Conference is over. You met with like-minded people, heard amazing speakers, and spoke with an editor or to, but you’re back home and easing into the real world. Normal life must continue despite all the emotions and excitement you’ve just experience, so how do you handle it all?
You’re body and mind has just been through an ordeal. Maybe conference was a fabulous experience for you, maybe it was a disappointment. No matter what category you fall into, your body needs to rest and your mind and emotions need to recover. So sleep in if you can, cancel some activities. Have an extra cup of coffee. Order take out for your family. Don’t feel the need to unpack your suitcase and put everything back in it’s place. Even if you have to jump back into your work routine, you can still slow down someway. Find what works for you and don’t feel guilty about it!
You’ve met hundreds of people, collected just as many business cards, had more conversations with more people than you can count, how do you keep them all straight in your head? At conference, if I had a memorable meeting with someone I had just met, I tried to jot something significant about them on the back of their business card. Unfortunately, I didn’t do this as often as I should of, so now I will sort through my cards and camera photos and try to write down what I can remember about each person. Thankfully, most business cards have photos, and since I’m a visual learner I often see where I met that person and recall some of the conversation. So take sometime today to try and remember the conversations you had before they totally slip your mind.
Ever year conference is different for me, but every year it’s memorable. I want to remember the good and the bad so I can learn and grown. I want to remember those God moments, the new people I met and conversations I had. And the best way for me to do that is to journal or blog about them while it’s fresh in my mind. Somethings are meant to be shared, other things are meant for just me, but in order to remember them with the passion and emotion of the moment, I need to write about them now. Take some time this week to do that!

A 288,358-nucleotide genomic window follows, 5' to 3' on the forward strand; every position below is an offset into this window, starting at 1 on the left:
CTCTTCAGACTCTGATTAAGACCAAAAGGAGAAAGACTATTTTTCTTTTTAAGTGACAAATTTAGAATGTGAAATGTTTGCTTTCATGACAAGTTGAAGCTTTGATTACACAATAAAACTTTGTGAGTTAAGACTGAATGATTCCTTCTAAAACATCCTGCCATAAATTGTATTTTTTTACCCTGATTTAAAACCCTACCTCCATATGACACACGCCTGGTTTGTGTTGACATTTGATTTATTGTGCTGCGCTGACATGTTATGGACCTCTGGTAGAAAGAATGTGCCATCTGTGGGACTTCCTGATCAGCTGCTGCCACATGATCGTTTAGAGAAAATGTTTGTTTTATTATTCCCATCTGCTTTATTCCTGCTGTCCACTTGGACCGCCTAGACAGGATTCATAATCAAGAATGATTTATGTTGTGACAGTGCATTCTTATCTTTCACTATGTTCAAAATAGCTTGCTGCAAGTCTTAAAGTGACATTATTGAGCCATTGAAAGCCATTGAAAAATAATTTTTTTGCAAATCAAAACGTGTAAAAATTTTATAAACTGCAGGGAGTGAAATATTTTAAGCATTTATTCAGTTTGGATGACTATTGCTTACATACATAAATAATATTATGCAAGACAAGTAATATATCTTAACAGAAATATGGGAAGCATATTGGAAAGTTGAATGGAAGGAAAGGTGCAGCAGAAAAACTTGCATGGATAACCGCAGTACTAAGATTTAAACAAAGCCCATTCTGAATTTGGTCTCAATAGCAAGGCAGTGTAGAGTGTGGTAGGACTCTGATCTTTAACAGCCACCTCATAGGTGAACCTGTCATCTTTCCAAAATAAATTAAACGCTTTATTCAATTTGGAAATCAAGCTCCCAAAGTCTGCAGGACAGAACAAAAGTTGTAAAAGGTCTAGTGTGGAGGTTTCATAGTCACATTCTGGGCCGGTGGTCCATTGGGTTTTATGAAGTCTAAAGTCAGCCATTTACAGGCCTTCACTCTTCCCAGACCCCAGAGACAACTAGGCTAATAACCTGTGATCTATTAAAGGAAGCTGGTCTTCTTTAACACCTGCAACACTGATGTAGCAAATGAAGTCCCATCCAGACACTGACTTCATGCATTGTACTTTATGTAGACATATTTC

I always plan on sending thank you notes to the editors and teachers who’ve impacted me during conference. While my intentions are good, I don’t always follow through. This week I’m making it a priority to send off an email or written note to people who played a part in my conference whether or not they requested my manuscript. This business is about making connections, not just making sales. One of my best editor meetings was with someone who didn’t request my book, but I left satisfied. I want that editor to know what a meaningful conversation we had.
In your note, try to include something about you or your conversation to jog their memory. After all, they met with hundreds of people and while they might not remember your specific meeting, being thanked and appreciated will make an imprint on them. Just remember to be sincere and not gimmicky.
Whether coming home from conference is a let down or relief, life does go on and everyone must get back to the routine of life. But if you take time for conference debriefing and ease back into the real world, your body and mind will be prepared for the normal demands of life.
Let’s Talk: How do you debrief from conference?